- SEISMIC EVIDENCE
(Somewhat crude it is admitted)
The boundary between the two distinct sounds from the geophone followed a curving path on the western side, exactly where the backing rock face would have been behind the wall of the caisson if the stonework had been robbed-out. This was approx. 80ft long i.e. the length of the caisson!
On 29/9/99 Another survey was undertaken with an unbiased observer.
The results can be seen at:Adrian's seismic survey -data.
PS. On 2/10/99 I too went to the site and listened with Adrian. I can confirm the reduction in the bass reverbration as one crosses the 'west' wall. It is interesting to note, as Adrian says, that tree roots in this area often grow from walls. There are trees marking the north, south, east & west "walls". Those to the east and west 'bulge slightly from the mid-line - just like Weldon's design.
However a danger here is that it way be the tree roots themselves that are contributing to this anomoly.
Please visit this next site. I've taken pictures (Sept 1999) of this site and very crudely, have attempted to add various annotations. Pictures of the pump-house site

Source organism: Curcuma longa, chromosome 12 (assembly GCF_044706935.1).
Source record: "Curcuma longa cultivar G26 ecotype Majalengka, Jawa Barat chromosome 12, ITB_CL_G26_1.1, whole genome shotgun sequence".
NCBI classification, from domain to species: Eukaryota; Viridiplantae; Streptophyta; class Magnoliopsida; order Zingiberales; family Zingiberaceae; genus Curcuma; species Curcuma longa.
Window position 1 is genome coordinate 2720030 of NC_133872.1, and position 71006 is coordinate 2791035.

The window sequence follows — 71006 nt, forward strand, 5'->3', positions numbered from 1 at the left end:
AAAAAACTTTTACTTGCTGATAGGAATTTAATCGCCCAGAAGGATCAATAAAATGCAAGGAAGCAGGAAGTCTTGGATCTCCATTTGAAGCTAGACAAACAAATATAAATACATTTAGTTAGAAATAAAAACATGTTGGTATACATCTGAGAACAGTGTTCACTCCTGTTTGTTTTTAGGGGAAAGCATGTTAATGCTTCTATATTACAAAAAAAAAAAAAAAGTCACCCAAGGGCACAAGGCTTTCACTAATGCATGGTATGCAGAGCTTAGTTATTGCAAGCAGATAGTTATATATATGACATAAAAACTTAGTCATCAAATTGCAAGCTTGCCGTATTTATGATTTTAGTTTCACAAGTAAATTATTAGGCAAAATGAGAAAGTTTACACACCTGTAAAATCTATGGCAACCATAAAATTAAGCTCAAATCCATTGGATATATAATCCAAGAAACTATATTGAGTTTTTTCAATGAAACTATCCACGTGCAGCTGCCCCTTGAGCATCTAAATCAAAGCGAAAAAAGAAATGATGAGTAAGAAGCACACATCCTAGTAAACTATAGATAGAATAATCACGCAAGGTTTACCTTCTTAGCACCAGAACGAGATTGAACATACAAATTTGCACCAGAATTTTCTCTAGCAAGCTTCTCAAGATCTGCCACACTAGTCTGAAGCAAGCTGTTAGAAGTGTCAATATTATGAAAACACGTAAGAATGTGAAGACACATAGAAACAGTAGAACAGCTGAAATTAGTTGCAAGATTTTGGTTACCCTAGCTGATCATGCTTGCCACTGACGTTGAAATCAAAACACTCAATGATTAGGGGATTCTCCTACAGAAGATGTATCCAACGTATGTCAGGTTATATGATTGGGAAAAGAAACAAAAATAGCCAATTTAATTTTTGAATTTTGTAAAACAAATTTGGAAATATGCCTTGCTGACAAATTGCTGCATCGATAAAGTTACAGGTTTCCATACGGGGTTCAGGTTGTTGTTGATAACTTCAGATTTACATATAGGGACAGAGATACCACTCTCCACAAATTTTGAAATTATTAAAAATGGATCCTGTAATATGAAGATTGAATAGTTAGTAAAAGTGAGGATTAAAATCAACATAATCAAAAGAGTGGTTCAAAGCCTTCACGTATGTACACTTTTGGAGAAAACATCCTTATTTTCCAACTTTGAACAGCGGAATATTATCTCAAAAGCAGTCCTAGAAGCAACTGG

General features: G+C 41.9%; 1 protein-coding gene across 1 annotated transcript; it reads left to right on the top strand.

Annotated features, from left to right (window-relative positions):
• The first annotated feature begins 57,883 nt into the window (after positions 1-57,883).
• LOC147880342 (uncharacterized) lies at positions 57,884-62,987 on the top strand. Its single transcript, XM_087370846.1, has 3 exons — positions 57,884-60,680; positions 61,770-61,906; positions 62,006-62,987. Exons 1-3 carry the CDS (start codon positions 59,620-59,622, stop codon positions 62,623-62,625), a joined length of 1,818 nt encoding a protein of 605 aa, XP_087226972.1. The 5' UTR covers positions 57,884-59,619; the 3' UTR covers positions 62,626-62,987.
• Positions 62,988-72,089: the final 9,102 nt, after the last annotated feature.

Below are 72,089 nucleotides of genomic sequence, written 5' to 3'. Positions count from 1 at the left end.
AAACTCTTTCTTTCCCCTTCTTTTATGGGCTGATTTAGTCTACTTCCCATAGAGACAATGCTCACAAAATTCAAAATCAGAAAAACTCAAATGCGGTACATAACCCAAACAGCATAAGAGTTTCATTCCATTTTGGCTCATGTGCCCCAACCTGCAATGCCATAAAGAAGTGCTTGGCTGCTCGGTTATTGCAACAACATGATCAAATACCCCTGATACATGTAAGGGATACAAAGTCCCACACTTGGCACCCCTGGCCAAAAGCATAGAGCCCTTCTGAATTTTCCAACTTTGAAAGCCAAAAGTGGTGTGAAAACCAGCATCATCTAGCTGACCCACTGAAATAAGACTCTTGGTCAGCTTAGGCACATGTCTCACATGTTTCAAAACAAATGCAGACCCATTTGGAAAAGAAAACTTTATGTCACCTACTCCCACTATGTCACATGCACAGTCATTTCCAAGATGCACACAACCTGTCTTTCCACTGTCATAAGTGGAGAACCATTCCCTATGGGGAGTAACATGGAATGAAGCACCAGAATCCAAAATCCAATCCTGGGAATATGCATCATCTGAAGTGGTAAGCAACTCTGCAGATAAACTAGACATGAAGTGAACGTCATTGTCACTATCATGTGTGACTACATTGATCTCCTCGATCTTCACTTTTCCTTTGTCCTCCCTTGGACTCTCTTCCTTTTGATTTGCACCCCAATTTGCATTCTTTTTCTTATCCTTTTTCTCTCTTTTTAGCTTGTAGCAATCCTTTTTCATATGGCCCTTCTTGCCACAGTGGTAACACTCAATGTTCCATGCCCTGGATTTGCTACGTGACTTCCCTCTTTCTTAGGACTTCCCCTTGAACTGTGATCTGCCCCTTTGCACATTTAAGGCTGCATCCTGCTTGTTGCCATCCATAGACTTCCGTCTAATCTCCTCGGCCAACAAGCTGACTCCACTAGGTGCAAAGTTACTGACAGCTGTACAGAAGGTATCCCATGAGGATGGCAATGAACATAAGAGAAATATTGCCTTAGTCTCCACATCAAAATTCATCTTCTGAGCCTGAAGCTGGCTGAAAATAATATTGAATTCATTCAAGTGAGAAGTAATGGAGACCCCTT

There is further news from the Engine Site. We have uncovered the capping of the disused well and found (with the geophone) that there is probably a solid connection a long way underground between the well and the engine foundations.
- THE MAPS
There are several maps which show the caisson (or all three caissons) in caisson field. When these were scanned for a presentation it was found that they all needed to be turned to get north at the top. - All by the same angle!
"It appears they were all copied from the same original map which pre-dates the actual building of the caisson and so cannot be taken as evidence for its final construction site."
However, as Mr. F Pole has observed (Oct 1999), an alternative explanation might be that all the cartographers used Magnetic North raher than True North.
- DESTRUCTION BY GEOLOGICAL PRESSURE
If the caisson was in Caisson Field it would have to have been built at right angles to the contour lines so as to avoid an extensive and tortuous lower exit tunnel. This would need a right-angled turning basin built in the top canal to allow boats to sweep round into the caisson entrance. There is no sign that such a basin was excavated back into the hillside so it has always been assumed the canal was turned in such a way that the caisson stuck out over the gentle drop (where we excavated and found nothing). If this had been the case, the caisson would have been embanked for much of its height and length and would have been relatively immune to geological pressures. The fact that it leaked and started to collapse, virtually proves that it could not have been at Caisson Field.